Touch – We are a mostly shoes-off household, and the Queen Beige is incredibly soft underfoot. The cool, crisp feeling of natural stone in the hot summer is refreshing; in winter, not so much. Before we installed the Queen Beige, we decided to add heating under the floors. Natural stone is a great conductor of heat, and I’m very much looking forward to having toasty toes in the kitchen come winter.
As we’ve moved through the process of making updates, one of our overall goals has been to bring visual cohesion to the house. One of the areas where this sense of cohesion was most needed was in the entryway, since it acts as the adjoining space between three other rooms and a hallway. Extending the stone flooring all the way from the kitchen, through the foyer, and into the entryway has helped create a central pathway through the house while also allowing the living room and library to shine as their own spaces. Even though this decision extended the initial scope of the kitchen project, from what I’ve seen so far, I think it’s really going to be worth it. (To make the extension look seamless, we added a coordinating Queen Beige Honed Marble Curb.)
The original flooring was beautiful, and I fully recognize that some will disagree with my choice to remove it. Design, especially interior design, is a very personal decision, and at times we have to go with our gut. Would the space have looked good if we left the original wood flooring? Yes! Will it look great with the Queen Beige stone? Yes! I’m finding so much joy in embracing my style and not doing what I think I should do.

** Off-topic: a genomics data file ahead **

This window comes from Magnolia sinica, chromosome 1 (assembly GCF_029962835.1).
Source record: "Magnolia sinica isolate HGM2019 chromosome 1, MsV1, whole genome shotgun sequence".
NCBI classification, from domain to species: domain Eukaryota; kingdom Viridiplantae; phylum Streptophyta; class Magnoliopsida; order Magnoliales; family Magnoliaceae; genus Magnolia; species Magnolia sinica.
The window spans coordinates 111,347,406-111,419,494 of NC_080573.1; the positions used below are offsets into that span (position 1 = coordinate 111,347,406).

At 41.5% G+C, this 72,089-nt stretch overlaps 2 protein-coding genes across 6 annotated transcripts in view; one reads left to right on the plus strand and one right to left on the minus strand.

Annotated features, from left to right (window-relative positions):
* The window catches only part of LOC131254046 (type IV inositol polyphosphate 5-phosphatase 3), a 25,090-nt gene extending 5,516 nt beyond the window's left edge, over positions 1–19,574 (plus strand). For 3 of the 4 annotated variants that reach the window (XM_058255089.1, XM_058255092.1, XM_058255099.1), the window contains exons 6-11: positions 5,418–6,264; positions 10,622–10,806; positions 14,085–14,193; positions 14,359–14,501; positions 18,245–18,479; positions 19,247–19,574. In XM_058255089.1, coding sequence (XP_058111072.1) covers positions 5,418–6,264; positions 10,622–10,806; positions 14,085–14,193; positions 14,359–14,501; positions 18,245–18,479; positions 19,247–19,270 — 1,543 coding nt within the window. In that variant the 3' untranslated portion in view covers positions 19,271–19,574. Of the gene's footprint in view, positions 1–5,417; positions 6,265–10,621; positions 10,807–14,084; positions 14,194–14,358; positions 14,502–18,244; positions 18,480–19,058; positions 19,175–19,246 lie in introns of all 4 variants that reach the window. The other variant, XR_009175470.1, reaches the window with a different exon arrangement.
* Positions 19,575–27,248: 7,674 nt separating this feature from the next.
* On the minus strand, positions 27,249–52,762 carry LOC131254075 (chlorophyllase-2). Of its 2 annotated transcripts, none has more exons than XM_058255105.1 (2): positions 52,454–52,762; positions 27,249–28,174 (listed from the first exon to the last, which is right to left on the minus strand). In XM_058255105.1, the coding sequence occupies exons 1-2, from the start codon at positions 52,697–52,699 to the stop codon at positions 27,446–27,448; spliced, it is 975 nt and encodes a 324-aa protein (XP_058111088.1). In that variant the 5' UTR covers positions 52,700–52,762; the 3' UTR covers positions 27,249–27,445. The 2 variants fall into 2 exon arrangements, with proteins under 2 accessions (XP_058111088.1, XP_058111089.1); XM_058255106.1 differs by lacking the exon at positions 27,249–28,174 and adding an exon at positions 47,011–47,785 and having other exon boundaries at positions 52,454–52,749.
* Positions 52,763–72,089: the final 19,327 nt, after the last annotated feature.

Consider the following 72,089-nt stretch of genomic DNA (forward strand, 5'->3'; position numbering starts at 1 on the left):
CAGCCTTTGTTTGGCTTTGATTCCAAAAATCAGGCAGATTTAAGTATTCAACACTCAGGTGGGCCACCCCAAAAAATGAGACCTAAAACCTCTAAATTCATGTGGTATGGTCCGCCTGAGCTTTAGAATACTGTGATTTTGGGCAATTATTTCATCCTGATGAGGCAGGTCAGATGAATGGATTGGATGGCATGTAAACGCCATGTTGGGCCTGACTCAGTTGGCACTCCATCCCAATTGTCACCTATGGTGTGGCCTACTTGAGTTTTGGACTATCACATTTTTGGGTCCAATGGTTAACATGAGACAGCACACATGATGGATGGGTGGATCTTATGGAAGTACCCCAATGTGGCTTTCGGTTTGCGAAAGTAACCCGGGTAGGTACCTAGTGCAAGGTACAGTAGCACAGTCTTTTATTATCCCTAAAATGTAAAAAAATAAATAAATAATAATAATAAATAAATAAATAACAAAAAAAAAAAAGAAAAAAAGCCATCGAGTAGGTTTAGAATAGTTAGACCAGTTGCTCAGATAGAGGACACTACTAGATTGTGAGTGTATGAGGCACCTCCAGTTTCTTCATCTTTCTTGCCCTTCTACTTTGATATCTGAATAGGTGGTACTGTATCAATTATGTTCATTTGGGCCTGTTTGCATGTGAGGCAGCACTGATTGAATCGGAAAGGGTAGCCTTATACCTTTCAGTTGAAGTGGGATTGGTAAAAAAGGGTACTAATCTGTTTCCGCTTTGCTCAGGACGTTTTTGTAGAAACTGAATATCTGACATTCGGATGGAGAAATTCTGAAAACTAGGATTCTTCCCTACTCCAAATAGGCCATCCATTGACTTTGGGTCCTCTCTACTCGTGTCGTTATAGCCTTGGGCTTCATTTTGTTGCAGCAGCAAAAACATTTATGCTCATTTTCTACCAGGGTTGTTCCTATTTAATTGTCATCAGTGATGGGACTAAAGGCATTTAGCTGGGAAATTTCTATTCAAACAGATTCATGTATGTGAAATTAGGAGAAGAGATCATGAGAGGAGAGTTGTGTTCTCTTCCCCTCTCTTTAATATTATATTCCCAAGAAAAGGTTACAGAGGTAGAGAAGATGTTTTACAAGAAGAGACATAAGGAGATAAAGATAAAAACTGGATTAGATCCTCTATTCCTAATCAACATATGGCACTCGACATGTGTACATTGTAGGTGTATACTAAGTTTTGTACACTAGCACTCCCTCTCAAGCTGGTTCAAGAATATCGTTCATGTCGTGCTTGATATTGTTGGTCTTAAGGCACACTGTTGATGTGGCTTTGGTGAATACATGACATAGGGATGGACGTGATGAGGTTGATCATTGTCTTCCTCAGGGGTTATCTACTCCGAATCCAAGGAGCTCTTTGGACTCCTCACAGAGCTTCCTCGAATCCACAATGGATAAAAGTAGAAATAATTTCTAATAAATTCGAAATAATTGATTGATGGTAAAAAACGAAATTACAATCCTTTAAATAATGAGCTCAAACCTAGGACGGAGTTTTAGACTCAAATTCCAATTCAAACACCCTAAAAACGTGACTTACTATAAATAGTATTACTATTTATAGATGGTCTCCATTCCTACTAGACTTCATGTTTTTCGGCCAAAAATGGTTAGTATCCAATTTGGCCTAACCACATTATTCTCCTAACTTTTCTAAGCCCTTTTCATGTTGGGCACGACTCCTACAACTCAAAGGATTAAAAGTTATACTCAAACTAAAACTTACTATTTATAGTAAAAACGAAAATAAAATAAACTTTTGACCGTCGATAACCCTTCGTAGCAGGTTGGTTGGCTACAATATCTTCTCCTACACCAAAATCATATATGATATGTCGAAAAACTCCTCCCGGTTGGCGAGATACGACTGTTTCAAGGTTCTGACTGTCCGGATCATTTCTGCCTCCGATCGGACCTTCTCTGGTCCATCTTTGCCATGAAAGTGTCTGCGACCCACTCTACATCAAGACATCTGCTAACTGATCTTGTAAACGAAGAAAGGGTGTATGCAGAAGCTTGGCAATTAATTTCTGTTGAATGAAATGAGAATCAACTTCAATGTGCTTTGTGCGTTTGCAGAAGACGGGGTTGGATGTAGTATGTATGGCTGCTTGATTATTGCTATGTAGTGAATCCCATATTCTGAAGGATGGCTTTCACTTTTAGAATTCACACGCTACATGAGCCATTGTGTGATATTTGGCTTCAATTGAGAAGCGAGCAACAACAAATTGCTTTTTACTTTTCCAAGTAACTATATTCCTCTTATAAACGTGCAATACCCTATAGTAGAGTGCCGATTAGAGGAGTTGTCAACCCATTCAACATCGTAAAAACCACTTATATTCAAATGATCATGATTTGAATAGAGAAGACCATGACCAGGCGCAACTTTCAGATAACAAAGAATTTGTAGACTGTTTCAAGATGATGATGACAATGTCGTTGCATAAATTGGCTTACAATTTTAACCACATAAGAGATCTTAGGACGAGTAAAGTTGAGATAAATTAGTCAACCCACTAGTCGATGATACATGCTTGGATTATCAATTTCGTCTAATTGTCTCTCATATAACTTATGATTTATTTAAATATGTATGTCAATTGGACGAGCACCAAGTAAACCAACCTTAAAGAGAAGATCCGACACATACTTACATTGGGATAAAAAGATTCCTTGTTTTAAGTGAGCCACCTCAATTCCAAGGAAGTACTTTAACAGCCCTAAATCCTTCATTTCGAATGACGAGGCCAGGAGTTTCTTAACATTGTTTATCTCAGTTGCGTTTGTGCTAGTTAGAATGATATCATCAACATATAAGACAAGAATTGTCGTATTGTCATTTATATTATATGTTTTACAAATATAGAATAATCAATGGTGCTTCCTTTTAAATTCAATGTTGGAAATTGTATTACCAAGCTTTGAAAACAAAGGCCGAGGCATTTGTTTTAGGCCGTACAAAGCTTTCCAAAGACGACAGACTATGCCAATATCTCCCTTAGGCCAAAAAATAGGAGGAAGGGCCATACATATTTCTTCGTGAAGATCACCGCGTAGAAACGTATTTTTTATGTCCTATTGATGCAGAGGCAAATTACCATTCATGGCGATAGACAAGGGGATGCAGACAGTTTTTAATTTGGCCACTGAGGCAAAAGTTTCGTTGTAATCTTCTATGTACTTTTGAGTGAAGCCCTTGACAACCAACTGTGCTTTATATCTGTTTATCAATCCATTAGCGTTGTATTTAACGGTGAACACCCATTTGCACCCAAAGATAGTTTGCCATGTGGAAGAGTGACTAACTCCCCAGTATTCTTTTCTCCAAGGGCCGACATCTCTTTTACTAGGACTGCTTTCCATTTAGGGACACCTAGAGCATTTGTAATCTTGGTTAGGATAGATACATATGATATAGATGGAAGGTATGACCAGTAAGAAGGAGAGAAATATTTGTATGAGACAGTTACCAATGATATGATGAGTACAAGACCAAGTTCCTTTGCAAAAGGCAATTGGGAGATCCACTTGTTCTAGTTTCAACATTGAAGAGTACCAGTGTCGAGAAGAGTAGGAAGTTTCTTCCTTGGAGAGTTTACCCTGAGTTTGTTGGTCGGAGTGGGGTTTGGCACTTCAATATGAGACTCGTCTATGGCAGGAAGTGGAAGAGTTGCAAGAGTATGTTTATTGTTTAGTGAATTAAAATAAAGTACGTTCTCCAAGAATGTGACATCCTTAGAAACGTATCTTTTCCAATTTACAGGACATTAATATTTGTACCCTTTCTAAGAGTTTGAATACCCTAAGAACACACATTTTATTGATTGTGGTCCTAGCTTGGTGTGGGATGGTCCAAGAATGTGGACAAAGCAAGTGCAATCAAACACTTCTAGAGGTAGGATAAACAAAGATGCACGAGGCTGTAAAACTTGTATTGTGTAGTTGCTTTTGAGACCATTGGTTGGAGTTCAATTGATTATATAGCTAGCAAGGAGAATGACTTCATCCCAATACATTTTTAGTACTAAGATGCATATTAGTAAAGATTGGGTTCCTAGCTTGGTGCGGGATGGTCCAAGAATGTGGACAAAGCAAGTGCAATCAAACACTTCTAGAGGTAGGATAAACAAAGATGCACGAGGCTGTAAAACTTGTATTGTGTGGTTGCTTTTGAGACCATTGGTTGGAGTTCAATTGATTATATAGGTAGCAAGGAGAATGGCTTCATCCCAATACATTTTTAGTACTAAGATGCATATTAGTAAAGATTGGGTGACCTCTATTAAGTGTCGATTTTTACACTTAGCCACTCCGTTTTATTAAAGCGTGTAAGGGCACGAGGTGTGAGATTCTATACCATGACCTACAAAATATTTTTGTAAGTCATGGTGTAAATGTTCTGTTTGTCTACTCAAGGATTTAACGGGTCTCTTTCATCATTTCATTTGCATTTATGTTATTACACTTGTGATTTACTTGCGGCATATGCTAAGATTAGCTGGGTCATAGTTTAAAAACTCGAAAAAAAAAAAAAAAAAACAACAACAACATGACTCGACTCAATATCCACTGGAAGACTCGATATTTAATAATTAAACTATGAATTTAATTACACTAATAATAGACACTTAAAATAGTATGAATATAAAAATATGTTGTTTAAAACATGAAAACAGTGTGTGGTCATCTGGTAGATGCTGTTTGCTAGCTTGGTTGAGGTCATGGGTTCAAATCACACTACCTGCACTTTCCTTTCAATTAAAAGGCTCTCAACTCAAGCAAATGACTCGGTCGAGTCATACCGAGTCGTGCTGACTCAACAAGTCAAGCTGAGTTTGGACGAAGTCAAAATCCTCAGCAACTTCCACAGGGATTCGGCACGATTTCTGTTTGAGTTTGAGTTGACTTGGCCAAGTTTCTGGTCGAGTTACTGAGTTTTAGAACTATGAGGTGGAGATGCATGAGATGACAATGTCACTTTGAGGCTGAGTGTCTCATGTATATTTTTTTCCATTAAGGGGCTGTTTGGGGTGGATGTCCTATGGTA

If I can impart any advice (aside from always getting samples!!!) to anyone contemplating or in the midst of their own remodeling process, it would be to go with your gut. Your home is yours to live in, and life’s too short not to love the space you’re in.
Editor’s Note: This post was sponsored by The Tile Shop. The compensation we receive in exchange for placement on Wit & Delight is used to purchase props, hire a photographer, write/edit the blog post, and support the larger team behind Wit & Delight.
While compensation was received in exchange for coverage, all thoughts and opinions are always my own. Sponsored posts like these allow us to continue to develop dynamic unsponsored content. Thank you for supporting our partners!
Kate is currently learning to play the Ukulele, much to the despair of her husband, kids, and dogs. Follow her on Instagram at @witanddelight_.
BY Kate Arends - August 10, 2021
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Thank you for being here. For being open to enjoying life’s simple pleasures and looking inward to understand yourself, your neighbors, and your fellow humans! I’m looking forward to chatting with you.
Wait, the focal point isn’t the ceiling!? I can’t imagine trying to compete with that – what an incredible detail to get to design around!
Good point!! Yes, in the foyer (shown in these photos), the focal point is most definitely the ceiling/skylights. In the kitchen proper, it will be the countertops.